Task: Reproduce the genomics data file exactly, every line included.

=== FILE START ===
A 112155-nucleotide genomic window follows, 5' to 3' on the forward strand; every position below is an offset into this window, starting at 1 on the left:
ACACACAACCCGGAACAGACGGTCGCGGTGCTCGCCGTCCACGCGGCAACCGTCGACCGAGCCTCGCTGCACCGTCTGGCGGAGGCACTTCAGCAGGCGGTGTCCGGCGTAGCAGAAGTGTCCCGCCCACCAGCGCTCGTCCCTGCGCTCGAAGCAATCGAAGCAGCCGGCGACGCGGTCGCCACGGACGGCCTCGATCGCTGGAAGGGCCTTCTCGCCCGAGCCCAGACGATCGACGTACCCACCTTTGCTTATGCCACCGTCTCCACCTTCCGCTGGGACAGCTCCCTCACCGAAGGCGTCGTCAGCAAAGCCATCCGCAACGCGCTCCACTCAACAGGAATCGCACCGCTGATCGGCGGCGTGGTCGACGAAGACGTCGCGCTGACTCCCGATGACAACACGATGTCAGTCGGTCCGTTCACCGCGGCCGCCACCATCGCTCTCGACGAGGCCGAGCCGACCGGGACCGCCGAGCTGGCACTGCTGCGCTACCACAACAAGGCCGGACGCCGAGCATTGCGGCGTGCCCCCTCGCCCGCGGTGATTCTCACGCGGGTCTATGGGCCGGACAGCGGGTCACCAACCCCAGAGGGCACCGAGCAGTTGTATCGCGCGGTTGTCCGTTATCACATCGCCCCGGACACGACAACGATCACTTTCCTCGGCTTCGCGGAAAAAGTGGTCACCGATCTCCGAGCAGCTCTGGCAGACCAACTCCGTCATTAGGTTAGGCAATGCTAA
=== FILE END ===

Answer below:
A 112155-nucleotide genomic window follows, 5' to 3' on the forward strand; every position below is an offset into this window, starting at 1 on the left:
ACACACAACCCGGAACAGACGGTCGCGGTGCTCGCCGTCCACGCGGCAACCGTCGACCGAGCCTCGCTGCACCGTCTGGCGGAGGCACTTCAGCAGGCGGTGTCCGGCGTAGCAGAAGTGTCCCGCCCACCAGCGCTCGTCCCTGCGCTCGAAGCAATCGAAGCAGCCGGCGACGCGGTCGCCACGGACGGCCTCGATCGCTGGAAGGGCCTTCTCGCCCGAGCCCAGACGATCGACGTACCCACCTTTGCTTATGCCACCGTCTCCACCTTCCGCTGGGACAGCTCCCTCACCGAAGGCGTCGTCAGCAAAGCCATCCGCAACGCGCTCCACTCAACAGGAATCGCACCGCTGATCGGCGGCGTGGTCGACGAAGACGTCGCGCTGACTCCCGATGACAACACGATGTCAGTCGGTCCGTTCACCGCGGCCGCCACCATCGCTCTCGACGAGGCCGAGCCGACCGGGACCGCCGAGCTGGCACTGCTGCGCTACCACAACAAGGCCGGACGCCGAGCATTGCGGCGTGCCCCCTCGCCCGCGGTGATTCTCACGCGGGTCTATGGGCCGGACAGCGGGTCACCAACCCCAGAGGGCACCGAGCAGTTGTATCGCGCGGTTGTCCGTTATCACATCGCCCCGGACACGACAACGATCACTTTCCTCGGCTTCGCGGAAAAAGTGGTCACCGATCTCCGAGCAGCTCTGGCAGACCAACTCCGTCATTAGGTTAGGCAATGCTAA